October 19, 2007 Features & Images » Feature Story

Preventing preventable deaths 

Twelve fatalities in nine months on Pemberton roads has first responders speaking out

click to enlarge The Message about driving responsibly seems to have been lost on some people.
  • The Message about driving responsibly seems to have been lost on some people.

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“When the RCMP have confirmed there’s a fatal, they call me out right away. I’m always at the scene,” she says.

The coroner sees her job as two-fold: as investigator and lay counselor.

“You’re dealing with the feelings of the next of kin as well as the other first responders.

“When you go to these very tragic accidents, first of all you have all the first responders who are all involved in these small communities. Everyone knows everyone else. You go into situations where you’re not only dealing with the families of these people, you may know the victim yourself, which has happened to me many times.”

The fact that so many of the recent MVAs have been speed and or alcohol-related deeply concerns MacFayden.

“It’s very frustrating to come up against this time and time again. And to see so many young people die. The average age of these people is 29.

“I am a mother of 13 children,” she says. “Together my husband and I have 13 children and 19 grandchildren. And we know as parents what it must be like for these families to lose children who have such potential, who haven’t realized their lives’ purpose yet. It’s so sad that these things are happening.”

MacFayden sees the Speed/Alcohol Stewardship Working Group as a positive step towards reducing these tragedies.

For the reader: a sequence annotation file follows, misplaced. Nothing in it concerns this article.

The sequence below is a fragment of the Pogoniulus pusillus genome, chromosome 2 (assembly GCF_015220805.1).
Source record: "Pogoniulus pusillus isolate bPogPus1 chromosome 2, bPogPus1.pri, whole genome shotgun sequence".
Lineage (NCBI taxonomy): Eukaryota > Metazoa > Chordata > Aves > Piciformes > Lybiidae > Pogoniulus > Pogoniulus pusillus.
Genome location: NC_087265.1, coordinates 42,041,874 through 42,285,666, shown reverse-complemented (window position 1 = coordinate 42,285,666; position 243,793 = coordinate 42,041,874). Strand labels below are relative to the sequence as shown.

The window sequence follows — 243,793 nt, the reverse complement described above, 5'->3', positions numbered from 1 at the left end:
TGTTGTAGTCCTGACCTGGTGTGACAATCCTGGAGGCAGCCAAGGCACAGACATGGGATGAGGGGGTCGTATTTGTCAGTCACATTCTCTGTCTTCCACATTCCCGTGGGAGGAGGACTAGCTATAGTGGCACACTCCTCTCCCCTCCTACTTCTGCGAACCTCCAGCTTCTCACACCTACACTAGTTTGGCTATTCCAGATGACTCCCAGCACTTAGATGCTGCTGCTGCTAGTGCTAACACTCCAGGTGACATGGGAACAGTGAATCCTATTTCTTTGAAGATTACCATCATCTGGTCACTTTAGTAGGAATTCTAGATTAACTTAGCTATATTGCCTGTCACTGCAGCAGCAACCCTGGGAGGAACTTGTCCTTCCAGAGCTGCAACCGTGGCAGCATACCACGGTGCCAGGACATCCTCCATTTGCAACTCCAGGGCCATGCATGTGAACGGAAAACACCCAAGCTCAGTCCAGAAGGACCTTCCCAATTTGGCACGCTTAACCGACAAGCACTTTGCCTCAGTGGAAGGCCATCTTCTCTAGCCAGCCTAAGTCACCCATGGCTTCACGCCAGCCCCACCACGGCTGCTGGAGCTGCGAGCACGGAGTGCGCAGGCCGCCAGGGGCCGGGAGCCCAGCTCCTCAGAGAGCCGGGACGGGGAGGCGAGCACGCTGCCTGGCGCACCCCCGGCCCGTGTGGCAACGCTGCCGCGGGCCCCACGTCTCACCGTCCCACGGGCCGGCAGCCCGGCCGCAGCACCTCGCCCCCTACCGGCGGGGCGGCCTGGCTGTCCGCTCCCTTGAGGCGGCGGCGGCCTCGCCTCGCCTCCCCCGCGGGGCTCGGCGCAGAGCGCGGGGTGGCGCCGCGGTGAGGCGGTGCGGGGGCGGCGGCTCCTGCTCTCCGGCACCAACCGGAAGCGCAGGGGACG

“We need to get the message out that not only has so-and-so died, but it’s due to speed and alcohol, it’s about making wrong choices. I’m only seeing the tip of the iceberg with the fatalities. Paul Vadik and his group of people, and the Tribal Police, they deal with these types of potential fatalities all the time. They save tons of lives here that I don’t know anything about until after the fact.”

MacFayden feels that with fresh incidents in mind, it’s easy to consider the potential perils of excessive speed and driving. In her mind, what’s needed is a sustained effort.

“We need to continue the focus on awareness,” she says. “This issue impacts not only our community, but communities around the province, people have relatives and friends everywhere. These tragedies have a far-reaching, ripple effect.”

MacFayden is confident that the working group will be able to sustain attention on the issues.

“We have come up with a variety of ideas that can be implemented throughout the year. As more and more people become involved it will gain momentum and takes on a life of its own. What we’re trying to do is build that momentum.”

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